Published December 2016
Alkyd surface coatings continue to be one of the most highly consumed types of coatings used in the world, despite the increasing use of other film formers. The success of alkyd resin systems is a result of their relatively low cost, versatility and long familiarity with users. They can be tailored to meet a variety of end-use requirements through the choice and ratio of reactants and/or modifiers. Alkyds are used extensively in architectural coatings, product finishes and specialpurpose coatings. Promoters of alkyd resins note that they are partly made from fatty acids or oils derived from renewable sources, making them greener than most competitive coating resins. Alkyds were the first synthetic coatings binder used in commercial practice, first used in large quantities in the 1930s.
Polyesters, also referred to as oil-free alkyds, are made in the same equipment as alkyds and use many of the same raw materials. Polyesters are used almost exclusively in industrial baking finishes.
The following pie chart shows world consumption of alkyd/polyester surface coatings.
Despite the continuing decline in the market in North America, Western Europe, and Japan, alkyds remain one of the leading types of coatings used in the industrial marketplace.
In North America, Western Europe, and Japan, consumption of alkyds has diminished over the last 30 years. In the architectural or decorative coatings market, solventborne alkyds have been steadily replaced with waterborne emulsions because of their lower odor, lower solvent content, easy clean-up, and fast drying properties. However, in some applications, these emulsions do not display the same degree of performance in leveling, adhesion, gloss, and certain resistance properties. These drawbacks have stalled the conversion from most solventborne gloss trim, wood stains, and light maintenance coatings, so solventborne alkyds still remain a sizable factor in the coatings industry. However, restrictions on the use of paints are becoming tighter in certain parts of the United States and in Europe, which will forbid the use of conventional low-solids (i.e., high-solvent-containing) solventborne coatings. As a result, the types of resins used in these regions in certain applications will change significantly. Most use of polyester coatings in the United States is in metal furniture, construction, appliances, and transportation, businesses which are mature and grow at GDP-like rates. Growth is expected to be 3.0% annually during 2016–21.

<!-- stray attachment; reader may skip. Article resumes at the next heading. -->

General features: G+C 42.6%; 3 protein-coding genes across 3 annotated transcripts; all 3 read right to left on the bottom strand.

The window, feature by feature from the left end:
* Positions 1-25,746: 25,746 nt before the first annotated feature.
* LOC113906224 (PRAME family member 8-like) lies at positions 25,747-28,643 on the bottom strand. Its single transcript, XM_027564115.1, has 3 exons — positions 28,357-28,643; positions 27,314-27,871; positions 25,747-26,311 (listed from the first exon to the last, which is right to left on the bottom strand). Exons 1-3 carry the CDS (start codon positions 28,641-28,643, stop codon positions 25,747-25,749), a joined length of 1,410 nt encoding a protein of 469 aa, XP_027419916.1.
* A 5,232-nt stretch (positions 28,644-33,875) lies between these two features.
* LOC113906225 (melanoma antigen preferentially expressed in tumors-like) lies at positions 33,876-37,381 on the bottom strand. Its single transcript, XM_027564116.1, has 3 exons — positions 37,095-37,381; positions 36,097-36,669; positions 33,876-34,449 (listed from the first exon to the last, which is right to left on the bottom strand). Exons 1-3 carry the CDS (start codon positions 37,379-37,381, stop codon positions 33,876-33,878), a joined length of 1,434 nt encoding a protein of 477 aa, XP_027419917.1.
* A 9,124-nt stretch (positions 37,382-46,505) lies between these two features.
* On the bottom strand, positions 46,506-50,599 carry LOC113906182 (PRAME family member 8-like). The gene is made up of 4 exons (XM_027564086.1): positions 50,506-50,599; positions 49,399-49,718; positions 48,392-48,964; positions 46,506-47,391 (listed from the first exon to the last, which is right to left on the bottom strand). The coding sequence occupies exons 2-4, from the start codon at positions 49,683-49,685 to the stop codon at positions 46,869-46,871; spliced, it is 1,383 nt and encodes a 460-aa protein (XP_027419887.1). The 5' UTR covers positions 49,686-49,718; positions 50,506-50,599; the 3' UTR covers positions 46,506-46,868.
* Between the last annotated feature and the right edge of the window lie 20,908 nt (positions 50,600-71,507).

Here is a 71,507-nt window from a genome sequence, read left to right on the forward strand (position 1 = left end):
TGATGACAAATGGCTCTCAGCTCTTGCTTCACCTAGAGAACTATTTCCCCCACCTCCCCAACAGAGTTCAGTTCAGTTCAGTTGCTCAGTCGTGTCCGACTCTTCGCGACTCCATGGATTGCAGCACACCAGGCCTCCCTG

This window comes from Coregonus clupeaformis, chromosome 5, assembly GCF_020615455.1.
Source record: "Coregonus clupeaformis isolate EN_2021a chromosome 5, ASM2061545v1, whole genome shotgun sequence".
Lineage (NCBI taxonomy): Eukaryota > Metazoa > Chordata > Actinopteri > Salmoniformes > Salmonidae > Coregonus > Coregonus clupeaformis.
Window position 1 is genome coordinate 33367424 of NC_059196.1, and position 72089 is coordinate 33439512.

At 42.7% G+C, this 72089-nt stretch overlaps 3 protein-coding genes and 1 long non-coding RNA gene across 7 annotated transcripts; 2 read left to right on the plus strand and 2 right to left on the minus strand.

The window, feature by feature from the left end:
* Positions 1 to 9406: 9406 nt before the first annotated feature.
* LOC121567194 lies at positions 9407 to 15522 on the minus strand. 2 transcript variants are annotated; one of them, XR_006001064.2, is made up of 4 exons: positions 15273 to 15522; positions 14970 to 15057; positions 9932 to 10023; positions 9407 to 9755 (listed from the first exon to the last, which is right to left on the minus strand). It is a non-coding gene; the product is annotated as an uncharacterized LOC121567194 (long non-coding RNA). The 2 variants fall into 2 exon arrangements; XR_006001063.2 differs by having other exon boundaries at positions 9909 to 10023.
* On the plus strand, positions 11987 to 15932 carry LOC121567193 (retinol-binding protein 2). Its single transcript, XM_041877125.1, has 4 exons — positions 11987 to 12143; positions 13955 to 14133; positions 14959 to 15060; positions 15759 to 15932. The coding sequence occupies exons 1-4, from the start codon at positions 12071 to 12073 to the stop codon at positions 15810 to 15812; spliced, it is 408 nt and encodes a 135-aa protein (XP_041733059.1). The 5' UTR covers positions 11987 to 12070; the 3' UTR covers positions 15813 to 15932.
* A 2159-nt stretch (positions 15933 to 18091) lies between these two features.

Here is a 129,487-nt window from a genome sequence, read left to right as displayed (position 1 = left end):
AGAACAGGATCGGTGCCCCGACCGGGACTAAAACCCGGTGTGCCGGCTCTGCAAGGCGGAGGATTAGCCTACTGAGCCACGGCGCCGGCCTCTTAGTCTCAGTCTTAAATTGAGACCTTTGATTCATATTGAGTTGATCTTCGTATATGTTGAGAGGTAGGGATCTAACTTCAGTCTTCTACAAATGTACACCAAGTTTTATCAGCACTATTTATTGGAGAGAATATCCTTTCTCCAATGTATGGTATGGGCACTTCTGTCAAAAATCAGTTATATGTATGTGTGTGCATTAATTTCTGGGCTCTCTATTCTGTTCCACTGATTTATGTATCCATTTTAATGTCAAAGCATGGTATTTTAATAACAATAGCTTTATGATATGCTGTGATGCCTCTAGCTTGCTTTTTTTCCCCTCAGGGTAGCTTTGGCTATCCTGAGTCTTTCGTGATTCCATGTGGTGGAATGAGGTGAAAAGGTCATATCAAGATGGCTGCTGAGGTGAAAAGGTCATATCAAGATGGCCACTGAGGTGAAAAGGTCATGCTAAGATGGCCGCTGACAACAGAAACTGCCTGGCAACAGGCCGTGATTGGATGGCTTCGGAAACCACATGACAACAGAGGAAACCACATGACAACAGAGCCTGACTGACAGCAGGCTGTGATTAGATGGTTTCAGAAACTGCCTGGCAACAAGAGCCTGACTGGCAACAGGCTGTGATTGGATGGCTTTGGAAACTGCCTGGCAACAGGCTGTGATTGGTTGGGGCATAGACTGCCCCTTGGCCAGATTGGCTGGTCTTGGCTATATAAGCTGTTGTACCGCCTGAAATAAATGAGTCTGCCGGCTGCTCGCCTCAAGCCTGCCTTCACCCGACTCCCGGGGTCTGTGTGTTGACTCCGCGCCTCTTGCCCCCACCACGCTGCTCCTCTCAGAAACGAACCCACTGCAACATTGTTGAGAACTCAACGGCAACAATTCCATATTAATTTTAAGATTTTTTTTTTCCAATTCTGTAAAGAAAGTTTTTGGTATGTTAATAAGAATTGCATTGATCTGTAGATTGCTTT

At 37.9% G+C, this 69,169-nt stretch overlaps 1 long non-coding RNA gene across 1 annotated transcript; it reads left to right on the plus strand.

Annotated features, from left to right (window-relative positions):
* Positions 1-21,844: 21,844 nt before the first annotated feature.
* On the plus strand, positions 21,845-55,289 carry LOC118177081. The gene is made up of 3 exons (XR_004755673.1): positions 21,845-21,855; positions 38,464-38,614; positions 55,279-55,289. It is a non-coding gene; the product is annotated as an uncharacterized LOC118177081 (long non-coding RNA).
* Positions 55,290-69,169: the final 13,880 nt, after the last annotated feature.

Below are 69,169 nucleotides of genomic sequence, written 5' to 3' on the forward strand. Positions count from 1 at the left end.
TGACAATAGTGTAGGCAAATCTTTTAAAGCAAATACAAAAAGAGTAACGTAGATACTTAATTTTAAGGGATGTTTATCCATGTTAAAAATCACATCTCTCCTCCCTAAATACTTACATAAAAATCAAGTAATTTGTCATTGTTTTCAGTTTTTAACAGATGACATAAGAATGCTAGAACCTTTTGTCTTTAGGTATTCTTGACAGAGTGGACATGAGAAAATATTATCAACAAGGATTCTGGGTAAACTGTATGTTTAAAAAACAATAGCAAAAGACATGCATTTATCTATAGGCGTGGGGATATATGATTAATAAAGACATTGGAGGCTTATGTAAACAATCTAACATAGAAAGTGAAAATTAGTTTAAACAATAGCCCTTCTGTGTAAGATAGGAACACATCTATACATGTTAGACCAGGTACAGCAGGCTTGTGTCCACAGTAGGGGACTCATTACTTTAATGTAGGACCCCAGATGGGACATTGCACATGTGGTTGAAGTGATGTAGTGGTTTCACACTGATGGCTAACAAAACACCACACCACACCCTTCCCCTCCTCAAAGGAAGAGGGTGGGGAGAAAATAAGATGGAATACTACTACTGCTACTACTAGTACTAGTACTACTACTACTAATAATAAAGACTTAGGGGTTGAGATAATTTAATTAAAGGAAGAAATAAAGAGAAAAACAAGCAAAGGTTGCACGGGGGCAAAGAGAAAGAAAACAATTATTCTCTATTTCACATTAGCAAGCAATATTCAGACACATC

The heavily populated regions in California and the northeast United States have adopted regulations that severely restrict the use of solventborne coatings in many architectural and industrial maintenance coatings applications, especially where there are acceptable latex coatings (e.g., flat house paints). In the product finishing market, use of alkyds has declined in recent years because of their replacement with more environmentally acceptable and/or durable coatings (e.g., urethanes, powder coatings). Some users have switched to polyesters, thus lessening the impact on the alkyd/polyester industry. Alkyd use in special-purpose coatings has declined considerably because of VOC regulations imposed on traffic paint and auto refinishes, plus the availability of acceptable replacement coatings. Consumption should decrease at about 1–2% per year during 2016–21.
Producers continue to develop new and improved systems for high-solids and waterborne formulations to meet increasingly stringent air pollution regulations. In recent years, producers of alkyd resins have developed waterborne latex resins that meet the low VOC levels required by recently enacted legislation in certain parts of the United States and Western Europe. Generally, though, these environmentally friendly systems are considerably more expensive than the conventional systems, and have some technical drawbacks. Some producers are confident that properties of alkyd emulsions will be improved significantly to gain market share. Also, the industry has been blending waterborne alkyds with acrylic emulsions to combine the desirable properties of both systems. Polyesters are offered in high-solids, waterborne, and powder coatings.
Global consumption of alkyd coating resins and alkyd coatings is forecast to grow at an average annual rate of about 3% during 2016–21. Average annual growth in the consumption of polyester coating resins and polyester coatings will be 5% during 2016–21.